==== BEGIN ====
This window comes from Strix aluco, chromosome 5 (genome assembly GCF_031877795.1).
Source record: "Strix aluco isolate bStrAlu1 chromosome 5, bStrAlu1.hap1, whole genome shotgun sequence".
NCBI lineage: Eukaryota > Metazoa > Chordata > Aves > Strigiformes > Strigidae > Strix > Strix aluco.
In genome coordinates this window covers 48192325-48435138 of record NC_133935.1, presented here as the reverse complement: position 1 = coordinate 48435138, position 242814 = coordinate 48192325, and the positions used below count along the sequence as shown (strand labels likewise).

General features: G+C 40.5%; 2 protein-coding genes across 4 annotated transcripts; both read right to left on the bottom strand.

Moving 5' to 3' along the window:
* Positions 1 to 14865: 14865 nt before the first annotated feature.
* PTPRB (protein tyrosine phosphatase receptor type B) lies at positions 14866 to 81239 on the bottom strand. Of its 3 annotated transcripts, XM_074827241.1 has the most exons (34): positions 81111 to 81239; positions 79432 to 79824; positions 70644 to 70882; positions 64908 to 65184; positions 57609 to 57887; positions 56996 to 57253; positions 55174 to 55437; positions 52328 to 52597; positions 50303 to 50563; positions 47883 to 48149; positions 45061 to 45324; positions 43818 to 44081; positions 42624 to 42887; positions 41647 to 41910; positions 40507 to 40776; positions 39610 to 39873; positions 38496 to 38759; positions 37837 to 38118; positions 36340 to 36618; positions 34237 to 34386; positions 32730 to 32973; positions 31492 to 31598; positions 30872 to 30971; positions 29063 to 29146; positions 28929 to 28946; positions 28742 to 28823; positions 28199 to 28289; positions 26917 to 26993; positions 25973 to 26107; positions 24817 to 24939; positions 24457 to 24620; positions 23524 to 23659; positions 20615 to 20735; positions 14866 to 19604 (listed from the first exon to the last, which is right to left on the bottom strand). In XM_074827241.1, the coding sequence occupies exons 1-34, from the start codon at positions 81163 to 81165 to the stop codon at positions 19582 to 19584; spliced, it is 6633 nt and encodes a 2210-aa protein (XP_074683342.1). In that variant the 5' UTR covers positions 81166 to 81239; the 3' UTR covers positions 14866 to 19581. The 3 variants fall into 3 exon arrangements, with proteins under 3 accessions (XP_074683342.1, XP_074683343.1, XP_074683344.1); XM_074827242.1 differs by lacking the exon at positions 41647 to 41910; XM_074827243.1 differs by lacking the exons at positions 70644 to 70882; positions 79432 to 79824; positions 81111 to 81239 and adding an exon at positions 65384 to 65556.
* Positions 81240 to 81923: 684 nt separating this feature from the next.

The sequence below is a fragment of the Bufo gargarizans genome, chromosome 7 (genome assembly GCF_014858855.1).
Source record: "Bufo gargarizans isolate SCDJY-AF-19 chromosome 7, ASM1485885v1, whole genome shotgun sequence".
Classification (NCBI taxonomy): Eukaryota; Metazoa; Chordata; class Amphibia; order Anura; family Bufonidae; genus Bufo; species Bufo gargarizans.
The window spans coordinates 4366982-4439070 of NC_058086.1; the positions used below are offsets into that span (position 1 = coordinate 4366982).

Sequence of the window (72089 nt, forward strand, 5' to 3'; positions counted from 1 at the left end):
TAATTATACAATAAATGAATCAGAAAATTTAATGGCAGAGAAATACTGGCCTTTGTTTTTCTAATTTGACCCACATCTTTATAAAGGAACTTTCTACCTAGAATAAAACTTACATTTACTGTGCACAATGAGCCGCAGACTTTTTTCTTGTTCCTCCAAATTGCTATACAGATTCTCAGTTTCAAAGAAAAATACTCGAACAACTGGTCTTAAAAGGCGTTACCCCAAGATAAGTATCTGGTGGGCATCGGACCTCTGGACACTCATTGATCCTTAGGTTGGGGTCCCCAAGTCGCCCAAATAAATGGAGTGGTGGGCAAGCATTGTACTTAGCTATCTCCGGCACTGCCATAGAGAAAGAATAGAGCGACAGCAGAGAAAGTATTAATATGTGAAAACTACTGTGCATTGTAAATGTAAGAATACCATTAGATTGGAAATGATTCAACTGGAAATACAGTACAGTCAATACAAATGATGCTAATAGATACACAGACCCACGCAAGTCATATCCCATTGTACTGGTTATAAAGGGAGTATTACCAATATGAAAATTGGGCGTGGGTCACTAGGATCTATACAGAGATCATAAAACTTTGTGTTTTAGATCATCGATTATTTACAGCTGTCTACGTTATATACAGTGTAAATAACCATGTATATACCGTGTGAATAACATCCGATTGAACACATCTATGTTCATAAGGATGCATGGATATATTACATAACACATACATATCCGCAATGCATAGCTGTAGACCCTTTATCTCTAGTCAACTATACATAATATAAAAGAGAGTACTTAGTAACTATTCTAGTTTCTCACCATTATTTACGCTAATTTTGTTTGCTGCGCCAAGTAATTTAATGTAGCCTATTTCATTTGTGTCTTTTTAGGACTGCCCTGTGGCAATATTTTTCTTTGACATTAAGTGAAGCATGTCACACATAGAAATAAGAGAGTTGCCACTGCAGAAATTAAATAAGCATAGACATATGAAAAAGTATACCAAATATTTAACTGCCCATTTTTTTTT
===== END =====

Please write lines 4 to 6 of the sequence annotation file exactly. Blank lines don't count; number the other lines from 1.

In genome coordinates this window covers 48192325-48435138 of record NC_133935.1, presented here as the reverse complement: position 1 = coordinate 48435138, position 242814 = coordinate 48192325, and the positions used below count along the sequence as shown (strand labels likewise).

General features: G+C 40.5%; 2 protein-coding genes across 4 annotated transcripts; both read right to left on the bottom strand.

Moving 5' to 3' along the window: